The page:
2. Mr P is 32 year old man with very severe lower back pain radiating to the big toe which is 30 percent numb. He had an episode three weeks ago, took anti inflammatories and was soon better as is typical of the medial disc herniation. But before it healed, after a trivia it came roaring back, much worse. The characteristic crossed sign was evident; sitting in a chair, straightening the right leg provoked severe left back pain and tingling in the leg. He's doing well.
3. Severe lower back pain is scary; just ask Mrs P. Just watching her get out of the car I she was in trouble; she had a slipped disc at L4 making her lean towards the opposite side; luckily she had no pain in the leg. Despite family pressure that this was far too severe for a chiropractor, she persevered. Within five days she was standing upright, and after two weeks almost painfree.
Despite a hectic job, she wisely took my advice and stayed home for what I call exercising bed rest.
4. Mr S has had lower back, groin and back of thigh and calf pain for fourth months.
He has a pincer deformity in the hip causing the stabs in the groin, and a degenerative facet causing the sciatica. Both are responding well to chiropractic and he's well pleased; sixty five percent better after three treatments.
5. Mr T is a wise man; he's taken a warning TIA seriously and has lost 15 pounds, and has at least as much again to lose. A change to a low starch diet and half hour daily walk has made the difference; but the walking is making his foot and back miserable. The expensive orthotic is hopeless; luckily his hips and back are fine, but he needs a simple heel lift.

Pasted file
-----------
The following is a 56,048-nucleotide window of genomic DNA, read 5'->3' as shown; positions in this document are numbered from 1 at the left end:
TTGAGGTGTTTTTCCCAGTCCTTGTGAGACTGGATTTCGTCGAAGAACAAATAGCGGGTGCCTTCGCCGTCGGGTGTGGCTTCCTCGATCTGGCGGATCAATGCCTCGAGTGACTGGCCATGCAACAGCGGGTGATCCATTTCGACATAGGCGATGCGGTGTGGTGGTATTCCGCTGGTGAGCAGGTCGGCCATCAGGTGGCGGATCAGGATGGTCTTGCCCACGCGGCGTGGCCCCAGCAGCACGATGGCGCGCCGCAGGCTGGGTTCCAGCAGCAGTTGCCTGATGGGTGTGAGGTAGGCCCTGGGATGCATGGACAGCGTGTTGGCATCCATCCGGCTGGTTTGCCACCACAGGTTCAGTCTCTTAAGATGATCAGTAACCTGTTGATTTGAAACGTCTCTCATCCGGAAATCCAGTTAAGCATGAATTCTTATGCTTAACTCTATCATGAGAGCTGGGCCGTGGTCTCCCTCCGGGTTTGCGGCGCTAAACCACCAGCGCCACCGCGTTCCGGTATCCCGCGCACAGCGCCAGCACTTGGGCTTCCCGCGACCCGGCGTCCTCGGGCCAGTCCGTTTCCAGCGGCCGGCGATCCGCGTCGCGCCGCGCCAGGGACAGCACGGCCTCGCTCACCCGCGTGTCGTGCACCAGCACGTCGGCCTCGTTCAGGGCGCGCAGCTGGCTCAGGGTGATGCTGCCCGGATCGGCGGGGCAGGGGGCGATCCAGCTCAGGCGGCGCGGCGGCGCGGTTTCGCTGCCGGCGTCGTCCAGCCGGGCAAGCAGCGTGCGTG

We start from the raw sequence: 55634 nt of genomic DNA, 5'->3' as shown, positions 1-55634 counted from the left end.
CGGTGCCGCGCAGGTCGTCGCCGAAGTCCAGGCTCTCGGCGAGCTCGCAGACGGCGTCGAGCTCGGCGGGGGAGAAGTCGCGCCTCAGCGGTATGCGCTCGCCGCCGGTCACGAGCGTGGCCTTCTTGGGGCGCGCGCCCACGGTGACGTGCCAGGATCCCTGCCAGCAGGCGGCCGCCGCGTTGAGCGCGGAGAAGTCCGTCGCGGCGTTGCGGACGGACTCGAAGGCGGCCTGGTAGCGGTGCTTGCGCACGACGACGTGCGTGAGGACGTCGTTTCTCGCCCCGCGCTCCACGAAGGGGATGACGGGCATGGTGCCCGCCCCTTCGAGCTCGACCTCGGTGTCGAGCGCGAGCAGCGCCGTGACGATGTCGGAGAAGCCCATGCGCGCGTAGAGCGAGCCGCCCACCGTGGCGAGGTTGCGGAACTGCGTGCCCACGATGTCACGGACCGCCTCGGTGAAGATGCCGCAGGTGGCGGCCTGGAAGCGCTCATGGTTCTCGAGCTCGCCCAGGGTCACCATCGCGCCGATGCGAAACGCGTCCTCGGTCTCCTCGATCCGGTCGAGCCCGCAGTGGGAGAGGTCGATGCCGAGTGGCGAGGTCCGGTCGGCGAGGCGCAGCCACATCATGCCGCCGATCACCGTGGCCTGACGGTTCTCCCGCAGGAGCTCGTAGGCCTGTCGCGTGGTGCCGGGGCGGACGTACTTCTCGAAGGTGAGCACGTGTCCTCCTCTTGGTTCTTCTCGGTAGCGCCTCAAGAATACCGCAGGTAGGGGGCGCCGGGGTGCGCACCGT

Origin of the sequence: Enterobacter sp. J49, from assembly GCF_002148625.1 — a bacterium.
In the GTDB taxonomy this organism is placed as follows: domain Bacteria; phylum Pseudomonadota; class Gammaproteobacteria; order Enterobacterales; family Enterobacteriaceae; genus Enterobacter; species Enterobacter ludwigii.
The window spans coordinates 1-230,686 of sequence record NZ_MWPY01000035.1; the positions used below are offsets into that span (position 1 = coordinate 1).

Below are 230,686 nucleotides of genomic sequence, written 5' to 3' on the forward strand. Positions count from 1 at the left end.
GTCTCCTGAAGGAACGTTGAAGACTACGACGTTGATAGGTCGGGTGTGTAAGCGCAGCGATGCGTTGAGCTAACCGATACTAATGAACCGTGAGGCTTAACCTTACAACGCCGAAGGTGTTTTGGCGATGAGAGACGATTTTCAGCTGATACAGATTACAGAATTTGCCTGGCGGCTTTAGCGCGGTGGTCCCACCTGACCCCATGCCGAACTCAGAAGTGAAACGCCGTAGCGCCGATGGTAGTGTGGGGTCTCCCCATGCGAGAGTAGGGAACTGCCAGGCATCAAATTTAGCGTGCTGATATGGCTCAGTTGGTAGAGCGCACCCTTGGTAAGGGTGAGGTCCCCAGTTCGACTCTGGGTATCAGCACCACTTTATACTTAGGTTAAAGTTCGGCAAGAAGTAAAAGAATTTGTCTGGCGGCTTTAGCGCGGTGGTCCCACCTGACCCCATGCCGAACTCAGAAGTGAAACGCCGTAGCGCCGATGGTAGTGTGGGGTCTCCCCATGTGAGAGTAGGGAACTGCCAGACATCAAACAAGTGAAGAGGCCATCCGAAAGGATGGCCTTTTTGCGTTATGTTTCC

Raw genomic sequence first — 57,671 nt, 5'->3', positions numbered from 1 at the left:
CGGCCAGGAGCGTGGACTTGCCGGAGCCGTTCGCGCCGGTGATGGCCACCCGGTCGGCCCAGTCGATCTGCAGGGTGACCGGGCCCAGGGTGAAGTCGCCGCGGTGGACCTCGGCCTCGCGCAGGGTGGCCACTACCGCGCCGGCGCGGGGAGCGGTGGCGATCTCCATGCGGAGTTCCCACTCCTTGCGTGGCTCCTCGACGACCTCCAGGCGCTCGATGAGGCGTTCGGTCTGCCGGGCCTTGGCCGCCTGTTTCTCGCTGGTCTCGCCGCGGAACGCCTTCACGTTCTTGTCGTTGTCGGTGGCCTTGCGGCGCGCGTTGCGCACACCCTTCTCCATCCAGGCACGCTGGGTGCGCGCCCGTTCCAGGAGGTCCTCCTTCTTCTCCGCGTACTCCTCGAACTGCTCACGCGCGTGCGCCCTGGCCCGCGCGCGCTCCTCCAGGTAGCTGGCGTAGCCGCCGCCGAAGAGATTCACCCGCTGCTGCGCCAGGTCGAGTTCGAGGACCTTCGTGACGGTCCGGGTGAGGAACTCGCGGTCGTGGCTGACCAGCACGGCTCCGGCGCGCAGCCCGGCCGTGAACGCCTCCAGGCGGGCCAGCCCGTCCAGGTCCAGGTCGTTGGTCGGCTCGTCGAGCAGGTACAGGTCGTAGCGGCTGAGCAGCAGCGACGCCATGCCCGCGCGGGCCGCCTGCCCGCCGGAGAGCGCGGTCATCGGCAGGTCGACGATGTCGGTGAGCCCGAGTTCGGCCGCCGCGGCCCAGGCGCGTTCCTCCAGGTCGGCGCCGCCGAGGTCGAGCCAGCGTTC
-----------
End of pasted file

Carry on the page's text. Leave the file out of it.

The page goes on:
6. I too have had serious lower back issues, luckily fixed by my own chiropractor; so I too have to do my exercises, take care when lifting supers full of honey, gardening and using the chainsaw. Regaining the function of your spine is just as important as the pain.
7. My own granddaughter, only 7 is hypermobile giving her pelvic, knee and ankle issues. Xrays show a mildly dysplastic hip. Years ago we would have called it growing pains. She too regularly needs chiropractic care and luckily responds well. Increased range of motion is more difficult than too stiff in my opinion. Our care is for kids too.
8. This 65 year old lady is a serious gardener; every day she is bending, lifting and digging for 2 to 3 hours a day. It regularly catches her in the sacroiliac joint, so she has a treatment once a month that sorts it out. She does her lower back exercises faithfully.
9. This 88 year old lady is an inspiration; every day she is busy in the community. With a nasty scoliosis she manages very well with a chiropractic adjustment every six weeks and exercises faithfully done.
10. Mr X is a 71 year old retired man who wants to continue with maintenance care every six to eight weeks; he had suffered from two years of lower back pain when he first came a year ago. He has no discomfort now after 8 chiropractic treatments, but is aware that danger lurks.
11. Mrs C has been having severe headaches, and taking a lot of analgesics. It's a non complicated upper cervical facet syndrome, and she's doing well.
12. Mr D is a 38 old year man with chronic shoulder pain after a rotator cuff tear playing cricket. It responded well to treatment, but he knows he must do his exercises every day; for two years he couldn't sleep on that shoulder.
13. Mr D, a 71 year old man, has a severe ache in the shoulder and midback
since working above his head. Trapped nerve tests are negative but he
has advanced degenerative joints of Luschka; after just two treatments
he is 50 percent better. Can we reach 90?
And so the day goes; chiropractors shouldn't be treating the elderly most medical sites state but that's so much bunkum.
Greetings, Dr B. You helped me quite some time back with a soothing and professional response which turned out to be exactly correct. I now consult a local chiropractor. You write a superb newsletter, too.